It said it had been trying to track down venues illegally broadcasting matches, by matching audio data and phone location.
The app, downloaded more than 10 million times on the Google Play Store, has been criticised by fans.
La Liga said it wanted to “protect clubs and their fans from fraud”.
The broadcasting of football matches in public places without a paid licence cost the game an estimated 150 million euros (£132m; $177m) a year, it said.
The new function was enabled on Friday, 8 June.
In a statement on its website (in Spanish), La Liga said that it had asked for consent at the point at which the app was either installed or updated.
It added it had received the microphone data only as code rather than audio, and that it could match that code with audio data from a match.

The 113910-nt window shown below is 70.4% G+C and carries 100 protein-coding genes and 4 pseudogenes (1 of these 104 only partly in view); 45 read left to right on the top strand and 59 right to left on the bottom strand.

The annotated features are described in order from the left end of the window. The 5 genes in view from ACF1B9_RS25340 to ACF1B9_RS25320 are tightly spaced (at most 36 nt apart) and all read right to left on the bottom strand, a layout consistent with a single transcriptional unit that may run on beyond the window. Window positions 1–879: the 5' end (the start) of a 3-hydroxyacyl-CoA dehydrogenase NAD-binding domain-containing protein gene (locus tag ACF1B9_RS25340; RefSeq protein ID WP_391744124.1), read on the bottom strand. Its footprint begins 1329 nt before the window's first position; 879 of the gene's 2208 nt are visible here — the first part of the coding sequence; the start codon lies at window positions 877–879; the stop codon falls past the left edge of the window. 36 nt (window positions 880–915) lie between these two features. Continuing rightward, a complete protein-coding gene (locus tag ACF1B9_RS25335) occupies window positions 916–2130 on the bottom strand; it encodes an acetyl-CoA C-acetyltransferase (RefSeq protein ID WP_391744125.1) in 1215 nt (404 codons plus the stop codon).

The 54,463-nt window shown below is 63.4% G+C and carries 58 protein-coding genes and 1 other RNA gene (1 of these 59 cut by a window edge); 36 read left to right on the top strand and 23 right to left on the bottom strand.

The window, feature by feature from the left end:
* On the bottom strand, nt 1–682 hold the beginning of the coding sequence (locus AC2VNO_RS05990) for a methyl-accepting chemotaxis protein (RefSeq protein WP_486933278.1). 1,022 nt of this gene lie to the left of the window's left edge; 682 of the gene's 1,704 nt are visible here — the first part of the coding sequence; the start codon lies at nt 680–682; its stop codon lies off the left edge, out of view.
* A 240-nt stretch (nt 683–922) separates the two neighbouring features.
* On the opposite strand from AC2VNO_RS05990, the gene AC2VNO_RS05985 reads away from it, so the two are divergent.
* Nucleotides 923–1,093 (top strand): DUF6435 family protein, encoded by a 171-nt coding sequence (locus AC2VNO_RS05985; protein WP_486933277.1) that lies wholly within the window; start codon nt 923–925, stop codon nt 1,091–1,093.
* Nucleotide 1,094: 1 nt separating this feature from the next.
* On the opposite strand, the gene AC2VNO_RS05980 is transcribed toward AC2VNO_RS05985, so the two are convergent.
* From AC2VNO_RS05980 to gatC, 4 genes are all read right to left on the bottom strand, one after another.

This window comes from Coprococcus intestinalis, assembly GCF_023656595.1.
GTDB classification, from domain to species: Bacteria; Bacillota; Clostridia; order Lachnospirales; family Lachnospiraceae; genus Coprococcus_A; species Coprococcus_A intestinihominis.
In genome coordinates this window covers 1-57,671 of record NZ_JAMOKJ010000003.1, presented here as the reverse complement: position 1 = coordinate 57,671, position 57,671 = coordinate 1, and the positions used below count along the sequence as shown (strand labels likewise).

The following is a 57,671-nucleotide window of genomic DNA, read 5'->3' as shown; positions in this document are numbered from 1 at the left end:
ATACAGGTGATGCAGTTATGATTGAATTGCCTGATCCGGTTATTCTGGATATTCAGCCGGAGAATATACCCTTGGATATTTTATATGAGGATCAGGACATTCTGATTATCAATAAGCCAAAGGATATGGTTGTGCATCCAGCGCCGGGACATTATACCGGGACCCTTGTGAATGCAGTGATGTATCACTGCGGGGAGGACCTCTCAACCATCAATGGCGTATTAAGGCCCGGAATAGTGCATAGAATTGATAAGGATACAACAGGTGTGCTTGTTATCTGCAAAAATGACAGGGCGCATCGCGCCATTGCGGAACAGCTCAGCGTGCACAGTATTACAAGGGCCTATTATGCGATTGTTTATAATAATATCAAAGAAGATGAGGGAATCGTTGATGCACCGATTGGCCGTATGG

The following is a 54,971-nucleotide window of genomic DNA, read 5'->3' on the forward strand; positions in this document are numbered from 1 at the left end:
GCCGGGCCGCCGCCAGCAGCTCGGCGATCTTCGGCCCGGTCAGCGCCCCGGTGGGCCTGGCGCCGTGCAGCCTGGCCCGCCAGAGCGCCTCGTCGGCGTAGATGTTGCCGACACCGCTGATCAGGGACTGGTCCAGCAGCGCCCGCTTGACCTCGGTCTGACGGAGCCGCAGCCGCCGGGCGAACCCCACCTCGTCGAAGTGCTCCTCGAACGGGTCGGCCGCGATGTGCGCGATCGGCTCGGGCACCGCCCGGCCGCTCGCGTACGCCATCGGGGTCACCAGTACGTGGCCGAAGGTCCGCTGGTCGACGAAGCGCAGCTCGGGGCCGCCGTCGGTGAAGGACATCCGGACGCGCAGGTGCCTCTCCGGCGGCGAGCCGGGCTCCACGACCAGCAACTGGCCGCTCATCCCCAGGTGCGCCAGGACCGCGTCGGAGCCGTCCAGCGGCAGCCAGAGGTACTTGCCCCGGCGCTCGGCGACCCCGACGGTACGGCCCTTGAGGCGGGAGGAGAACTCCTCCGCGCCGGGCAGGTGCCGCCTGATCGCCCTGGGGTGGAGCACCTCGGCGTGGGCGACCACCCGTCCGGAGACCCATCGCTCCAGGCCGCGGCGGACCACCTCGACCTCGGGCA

The app has been hit with a string of negative reviews since the news spread on social media.
Several have accused La Liga of using their phones in order to spy on them.
Leaving a review on the Google Play Store, one accused the app of turning users into police informants without them realising.
“Spying on you by microphone!” wrote another.
As reported by the BBC